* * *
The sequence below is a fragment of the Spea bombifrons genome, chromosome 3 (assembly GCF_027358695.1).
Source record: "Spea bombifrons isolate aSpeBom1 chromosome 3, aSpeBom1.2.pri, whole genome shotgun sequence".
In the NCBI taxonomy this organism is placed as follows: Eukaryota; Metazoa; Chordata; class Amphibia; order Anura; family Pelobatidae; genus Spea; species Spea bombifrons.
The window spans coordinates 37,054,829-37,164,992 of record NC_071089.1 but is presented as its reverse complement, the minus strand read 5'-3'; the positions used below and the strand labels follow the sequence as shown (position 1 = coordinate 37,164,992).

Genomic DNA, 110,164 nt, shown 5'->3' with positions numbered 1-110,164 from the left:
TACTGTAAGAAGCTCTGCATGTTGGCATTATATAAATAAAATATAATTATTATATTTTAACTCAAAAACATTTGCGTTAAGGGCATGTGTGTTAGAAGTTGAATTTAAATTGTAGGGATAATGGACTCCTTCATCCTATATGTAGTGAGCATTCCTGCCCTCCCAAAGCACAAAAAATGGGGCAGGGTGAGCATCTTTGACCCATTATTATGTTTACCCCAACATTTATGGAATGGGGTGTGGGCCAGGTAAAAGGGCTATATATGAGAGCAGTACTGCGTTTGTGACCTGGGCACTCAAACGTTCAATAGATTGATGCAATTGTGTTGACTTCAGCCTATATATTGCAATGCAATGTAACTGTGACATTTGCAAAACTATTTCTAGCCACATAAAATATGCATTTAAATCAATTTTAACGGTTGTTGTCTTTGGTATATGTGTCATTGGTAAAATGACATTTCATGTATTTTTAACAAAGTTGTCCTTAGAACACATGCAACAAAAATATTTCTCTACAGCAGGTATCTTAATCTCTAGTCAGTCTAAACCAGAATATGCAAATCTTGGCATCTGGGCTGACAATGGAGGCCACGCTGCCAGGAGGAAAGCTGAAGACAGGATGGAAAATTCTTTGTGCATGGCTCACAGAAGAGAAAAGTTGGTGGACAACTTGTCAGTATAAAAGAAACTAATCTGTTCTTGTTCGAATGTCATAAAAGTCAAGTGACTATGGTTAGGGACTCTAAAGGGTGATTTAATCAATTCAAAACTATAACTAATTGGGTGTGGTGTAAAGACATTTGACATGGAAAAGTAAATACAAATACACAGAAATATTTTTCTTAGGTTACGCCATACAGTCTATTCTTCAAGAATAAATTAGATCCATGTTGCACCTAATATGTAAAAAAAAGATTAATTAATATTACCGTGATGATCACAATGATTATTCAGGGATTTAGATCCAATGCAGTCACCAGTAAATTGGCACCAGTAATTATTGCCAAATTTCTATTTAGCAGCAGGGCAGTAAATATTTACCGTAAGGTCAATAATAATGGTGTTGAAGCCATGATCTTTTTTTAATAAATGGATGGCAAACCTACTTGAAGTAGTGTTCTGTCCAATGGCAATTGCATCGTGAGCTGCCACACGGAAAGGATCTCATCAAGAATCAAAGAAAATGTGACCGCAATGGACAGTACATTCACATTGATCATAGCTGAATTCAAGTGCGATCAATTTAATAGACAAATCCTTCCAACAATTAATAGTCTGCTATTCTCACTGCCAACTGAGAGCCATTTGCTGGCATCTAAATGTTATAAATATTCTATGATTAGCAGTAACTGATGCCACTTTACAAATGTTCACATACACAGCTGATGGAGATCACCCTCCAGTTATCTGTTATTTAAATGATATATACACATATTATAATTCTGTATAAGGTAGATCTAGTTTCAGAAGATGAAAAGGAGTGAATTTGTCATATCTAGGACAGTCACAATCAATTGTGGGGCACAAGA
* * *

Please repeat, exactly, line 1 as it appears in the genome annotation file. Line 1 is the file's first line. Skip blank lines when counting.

The sequence below is a fragment of the Spea bombifrons genome, chromosome 3 (assembly GCF_027358695.1).